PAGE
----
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July 25, 1914


JAMA. 1914;LXIII(4):326-327. doi:10.1001/jama.1914.02570040040020

The search for a carbohydrate to replace starch in the dietary of the diabetic patient which will be utilized satisfactorily by him has been a long one. Thirty-five years ago inulin was suggested as a suitable substitute, and its value for the purpose indicated has been under discussion more or less ever since. Inulin is a polysaccharid of levulose, comparable in this respect with starch which is the polysaccharid of dextrose. It occurs in the roots of many of the composites, particularly in the tubers of the dahlia, artichoke, elecampane and other similar plants; so that its use in the dietary might easily come within the range of economic possibility.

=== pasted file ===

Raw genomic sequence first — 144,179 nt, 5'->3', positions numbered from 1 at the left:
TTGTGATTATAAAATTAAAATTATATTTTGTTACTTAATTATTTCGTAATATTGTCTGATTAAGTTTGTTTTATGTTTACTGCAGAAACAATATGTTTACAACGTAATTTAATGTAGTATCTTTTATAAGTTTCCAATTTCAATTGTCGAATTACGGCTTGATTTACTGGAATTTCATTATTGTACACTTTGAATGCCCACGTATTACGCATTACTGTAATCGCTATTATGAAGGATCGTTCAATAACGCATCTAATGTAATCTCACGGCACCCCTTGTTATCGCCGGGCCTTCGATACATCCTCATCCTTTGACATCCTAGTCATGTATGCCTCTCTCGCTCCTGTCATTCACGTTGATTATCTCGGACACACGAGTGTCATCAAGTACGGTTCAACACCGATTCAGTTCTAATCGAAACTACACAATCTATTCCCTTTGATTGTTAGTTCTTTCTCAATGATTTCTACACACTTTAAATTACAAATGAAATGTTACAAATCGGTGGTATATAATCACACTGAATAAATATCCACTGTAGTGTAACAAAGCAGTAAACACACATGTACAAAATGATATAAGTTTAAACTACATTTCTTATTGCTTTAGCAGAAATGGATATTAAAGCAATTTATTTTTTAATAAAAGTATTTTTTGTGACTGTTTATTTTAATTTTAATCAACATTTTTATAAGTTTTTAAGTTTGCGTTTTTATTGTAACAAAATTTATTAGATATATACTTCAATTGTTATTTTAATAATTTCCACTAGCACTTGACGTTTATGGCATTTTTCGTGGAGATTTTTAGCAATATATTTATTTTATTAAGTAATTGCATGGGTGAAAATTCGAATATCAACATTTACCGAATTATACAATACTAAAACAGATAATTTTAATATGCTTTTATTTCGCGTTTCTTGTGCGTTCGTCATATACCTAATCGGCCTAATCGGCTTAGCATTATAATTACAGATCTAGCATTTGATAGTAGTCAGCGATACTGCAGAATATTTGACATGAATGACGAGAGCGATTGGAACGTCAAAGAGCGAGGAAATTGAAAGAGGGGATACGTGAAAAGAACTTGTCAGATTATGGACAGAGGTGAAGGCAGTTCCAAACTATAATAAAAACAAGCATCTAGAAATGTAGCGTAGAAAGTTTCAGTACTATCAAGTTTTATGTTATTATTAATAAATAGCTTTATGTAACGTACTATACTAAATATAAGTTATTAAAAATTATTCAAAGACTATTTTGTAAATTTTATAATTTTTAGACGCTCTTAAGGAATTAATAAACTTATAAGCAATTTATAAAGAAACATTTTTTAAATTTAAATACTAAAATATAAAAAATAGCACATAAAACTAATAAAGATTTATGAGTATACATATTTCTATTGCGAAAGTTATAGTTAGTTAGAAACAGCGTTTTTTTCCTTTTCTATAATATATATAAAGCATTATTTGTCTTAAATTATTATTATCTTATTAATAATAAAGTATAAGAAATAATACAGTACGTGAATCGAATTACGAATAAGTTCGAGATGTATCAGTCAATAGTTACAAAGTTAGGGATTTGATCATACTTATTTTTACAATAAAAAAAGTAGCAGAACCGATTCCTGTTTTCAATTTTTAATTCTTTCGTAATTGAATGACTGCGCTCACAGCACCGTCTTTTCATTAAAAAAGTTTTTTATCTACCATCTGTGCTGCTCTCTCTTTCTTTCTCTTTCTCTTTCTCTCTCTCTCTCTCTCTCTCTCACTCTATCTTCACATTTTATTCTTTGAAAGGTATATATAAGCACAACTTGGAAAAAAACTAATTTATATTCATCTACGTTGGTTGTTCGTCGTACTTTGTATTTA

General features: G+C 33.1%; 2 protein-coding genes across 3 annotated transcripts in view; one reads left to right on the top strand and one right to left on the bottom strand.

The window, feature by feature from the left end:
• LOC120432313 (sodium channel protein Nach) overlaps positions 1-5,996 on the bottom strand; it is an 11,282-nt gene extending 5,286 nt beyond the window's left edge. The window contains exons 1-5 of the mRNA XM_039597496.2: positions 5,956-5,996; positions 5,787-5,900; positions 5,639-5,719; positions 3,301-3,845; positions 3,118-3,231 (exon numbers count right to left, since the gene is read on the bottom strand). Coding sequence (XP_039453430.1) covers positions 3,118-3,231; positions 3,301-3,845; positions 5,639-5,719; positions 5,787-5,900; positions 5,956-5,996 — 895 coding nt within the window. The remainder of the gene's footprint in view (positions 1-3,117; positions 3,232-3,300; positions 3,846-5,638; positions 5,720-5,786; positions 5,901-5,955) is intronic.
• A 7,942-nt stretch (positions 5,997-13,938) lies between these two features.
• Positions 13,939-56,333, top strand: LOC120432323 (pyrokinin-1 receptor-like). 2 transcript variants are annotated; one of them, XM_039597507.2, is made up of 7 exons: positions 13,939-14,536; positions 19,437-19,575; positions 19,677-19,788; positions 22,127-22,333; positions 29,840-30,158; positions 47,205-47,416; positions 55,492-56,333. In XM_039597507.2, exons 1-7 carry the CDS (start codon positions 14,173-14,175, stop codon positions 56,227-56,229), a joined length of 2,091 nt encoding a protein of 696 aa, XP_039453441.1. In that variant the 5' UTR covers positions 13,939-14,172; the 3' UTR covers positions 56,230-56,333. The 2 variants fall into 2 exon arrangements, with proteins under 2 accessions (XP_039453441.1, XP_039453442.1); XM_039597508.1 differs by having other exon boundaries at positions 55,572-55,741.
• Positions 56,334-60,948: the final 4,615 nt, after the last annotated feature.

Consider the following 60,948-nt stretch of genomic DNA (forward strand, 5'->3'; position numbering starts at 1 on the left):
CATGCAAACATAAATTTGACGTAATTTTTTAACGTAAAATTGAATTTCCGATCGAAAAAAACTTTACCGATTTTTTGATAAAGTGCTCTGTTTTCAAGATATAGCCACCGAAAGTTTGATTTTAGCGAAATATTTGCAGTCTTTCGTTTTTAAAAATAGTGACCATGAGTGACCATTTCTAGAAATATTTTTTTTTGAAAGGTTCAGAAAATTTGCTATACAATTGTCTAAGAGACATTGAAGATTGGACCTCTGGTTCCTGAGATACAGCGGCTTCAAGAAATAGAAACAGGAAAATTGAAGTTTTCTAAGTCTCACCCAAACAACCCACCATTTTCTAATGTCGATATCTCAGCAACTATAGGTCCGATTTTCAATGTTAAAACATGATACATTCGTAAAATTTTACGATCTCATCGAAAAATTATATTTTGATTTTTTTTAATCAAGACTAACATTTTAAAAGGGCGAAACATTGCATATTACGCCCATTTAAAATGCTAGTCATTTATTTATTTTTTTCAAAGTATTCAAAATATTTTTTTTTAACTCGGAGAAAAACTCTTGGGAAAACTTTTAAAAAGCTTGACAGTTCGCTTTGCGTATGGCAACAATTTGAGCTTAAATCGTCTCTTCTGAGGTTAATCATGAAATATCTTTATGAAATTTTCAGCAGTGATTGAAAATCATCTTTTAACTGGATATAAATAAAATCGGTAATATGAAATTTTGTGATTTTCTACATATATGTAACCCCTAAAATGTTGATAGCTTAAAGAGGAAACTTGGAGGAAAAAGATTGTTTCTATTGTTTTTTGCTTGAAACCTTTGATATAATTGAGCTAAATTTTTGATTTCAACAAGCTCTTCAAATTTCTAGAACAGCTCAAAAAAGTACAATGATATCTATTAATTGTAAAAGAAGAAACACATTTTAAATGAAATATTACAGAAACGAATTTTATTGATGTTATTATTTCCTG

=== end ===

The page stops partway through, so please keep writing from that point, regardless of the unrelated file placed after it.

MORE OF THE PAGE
No enzymes which can convert inulin into sugar have been found in the digestive tracts of the higher animals. It happens, however, that the normal acidity of the gastric juice is sufficient to effect a partial hydrolysis of inulin to

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